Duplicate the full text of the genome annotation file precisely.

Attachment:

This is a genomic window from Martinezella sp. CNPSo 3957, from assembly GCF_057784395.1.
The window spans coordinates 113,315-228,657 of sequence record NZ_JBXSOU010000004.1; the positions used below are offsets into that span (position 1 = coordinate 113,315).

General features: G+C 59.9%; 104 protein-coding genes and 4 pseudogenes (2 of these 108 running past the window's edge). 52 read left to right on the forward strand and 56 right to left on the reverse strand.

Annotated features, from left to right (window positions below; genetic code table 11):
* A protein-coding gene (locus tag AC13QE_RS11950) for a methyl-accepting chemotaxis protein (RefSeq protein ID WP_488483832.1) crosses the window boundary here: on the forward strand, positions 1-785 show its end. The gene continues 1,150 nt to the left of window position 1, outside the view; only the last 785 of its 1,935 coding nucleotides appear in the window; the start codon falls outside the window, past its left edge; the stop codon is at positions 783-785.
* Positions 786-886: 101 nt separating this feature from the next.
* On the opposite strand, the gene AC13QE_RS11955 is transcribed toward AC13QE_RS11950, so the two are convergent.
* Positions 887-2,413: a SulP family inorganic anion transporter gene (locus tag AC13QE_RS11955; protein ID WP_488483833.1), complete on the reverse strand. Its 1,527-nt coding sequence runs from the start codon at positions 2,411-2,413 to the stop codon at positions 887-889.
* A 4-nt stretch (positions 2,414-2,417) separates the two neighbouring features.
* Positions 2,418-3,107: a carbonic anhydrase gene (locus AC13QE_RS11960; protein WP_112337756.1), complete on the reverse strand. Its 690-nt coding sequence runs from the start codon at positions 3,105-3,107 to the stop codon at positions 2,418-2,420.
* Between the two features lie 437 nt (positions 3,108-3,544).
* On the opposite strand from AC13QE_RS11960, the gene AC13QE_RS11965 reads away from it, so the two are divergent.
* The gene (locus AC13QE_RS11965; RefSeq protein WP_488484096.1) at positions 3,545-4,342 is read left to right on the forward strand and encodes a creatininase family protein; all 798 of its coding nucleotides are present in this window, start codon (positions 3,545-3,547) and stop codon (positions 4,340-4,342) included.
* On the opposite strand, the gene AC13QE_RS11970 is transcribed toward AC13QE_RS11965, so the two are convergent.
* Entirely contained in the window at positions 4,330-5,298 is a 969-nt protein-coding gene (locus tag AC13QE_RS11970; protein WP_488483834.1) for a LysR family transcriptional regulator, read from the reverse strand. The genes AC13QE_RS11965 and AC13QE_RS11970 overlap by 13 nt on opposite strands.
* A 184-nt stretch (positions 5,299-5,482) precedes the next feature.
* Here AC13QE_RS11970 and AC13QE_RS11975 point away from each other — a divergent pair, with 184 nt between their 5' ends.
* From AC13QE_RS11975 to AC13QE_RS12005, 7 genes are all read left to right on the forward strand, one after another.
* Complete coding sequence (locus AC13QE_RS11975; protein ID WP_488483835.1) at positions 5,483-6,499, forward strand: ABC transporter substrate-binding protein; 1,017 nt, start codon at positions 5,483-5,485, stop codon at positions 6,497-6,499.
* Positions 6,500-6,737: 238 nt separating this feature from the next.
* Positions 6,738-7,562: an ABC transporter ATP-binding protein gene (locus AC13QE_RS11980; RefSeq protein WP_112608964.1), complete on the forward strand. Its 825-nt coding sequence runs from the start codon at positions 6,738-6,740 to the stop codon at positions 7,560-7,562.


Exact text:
This is a genomic window from Martinezella sp. CNPSo 3957, from assembly GCF_057784395.1.
The window spans coordinates 113,315-228,657 of sequence record NZ_JBXSOU010000004.1; the positions used below are offsets into that span (position 1 = coordinate 113,315).

General features: G+C 59.9%; 104 protein-coding genes and 4 pseudogenes (2 of these 108 running past the window's edge). 52 read left to right on the forward strand and 56 right to left on the reverse strand.

Annotated features, from left to right (window positions below; genetic code table 11):
* A protein-coding gene (locus tag AC13QE_RS11950) for a methyl-accepting chemotaxis protein (RefSeq protein ID WP_488483832.1) crosses the window boundary here: on the forward strand, positions 1-785 show its end. The gene continues 1,150 nt to the left of window position 1, outside the view; only the last 785 of its 1,935 coding nucleotides appear in the window; the start codon falls outside the window, past its left edge; the stop codon is at positions 783-785.
* Positions 786-886: 101 nt separating this feature from the next.
* On the opposite strand, the gene AC13QE_RS11955 is transcribed toward AC13QE_RS11950, so the two are convergent.
* Positions 887-2,413: a SulP family inorganic anion transporter gene (locus tag AC13QE_RS11955; protein ID WP_488483833.1), complete on the reverse strand. Its 1,527-nt coding sequence runs from the start codon at positions 2,411-2,413 to the stop codon at positions 887-889.
* A 4-nt stretch (positions 2,414-2,417) separates the two neighbouring features.
* Positions 2,418-3,107: a carbonic anhydrase gene (locus AC13QE_RS11960; protein WP_112337756.1), complete on the reverse strand. Its 690-nt coding sequence runs from the start codon at positions 3,105-3,107 to the stop codon at positions 2,418-2,420.
* Between the two features lie 437 nt (positions 3,108-3,544).
* On the opposite strand from AC13QE_RS11960, the gene AC13QE_RS11965 reads away from it, so the two are divergent.
* The gene (locus AC13QE_RS11965; RefSeq protein WP_488484096.1) at positions 3,545-4,342 is read left to right on the forward strand and encodes a creatininase family protein; all 798 of its coding nucleotides are present in this window, start codon (positions 3,545-3,547) and stop codon (positions 4,340-4,342) included.
* On the opposite strand, the gene AC13QE_RS11970 is transcribed toward AC13QE_RS11965, so the two are convergent.
* Entirely contained in the window at positions 4,330-5,298 is a 969-nt protein-coding gene (locus tag AC13QE_RS11970; protein WP_488483834.1) for a LysR family transcriptional regulator, read from the reverse strand. The genes AC13QE_RS11965 and AC13QE_RS11970 overlap by 13 nt on opposite strands.
* A 184-nt stretch (positions 5,299-5,482) precedes the next feature.
* Here AC13QE_RS11970 and AC13QE_RS11975 point away from each other — a divergent pair, with 184 nt between their 5' ends.
* From AC13QE_RS11975 to AC13QE_RS12005, 7 genes are all read left to right on the forward strand, one after another.
* Complete coding sequence (locus AC13QE_RS11975; protein ID WP_488483835.1) at positions 5,483-6,499, forward strand: ABC transporter substrate-binding protein; 1,017 nt, start codon at positions 5,483-5,485, stop codon at positions 6,497-6,499.
* Positions 6,500-6,737: 238 nt separating this feature from the next.
* Positions 6,738-7,562: an ABC transporter ATP-binding protein gene (locus AC13QE_RS11980; RefSeq protein WP_112608964.1), complete on the forward strand. Its 825-nt coding sequence runs from the start codon at positions 6,738-6,740 to the stop codon at positions 7,560-7,562.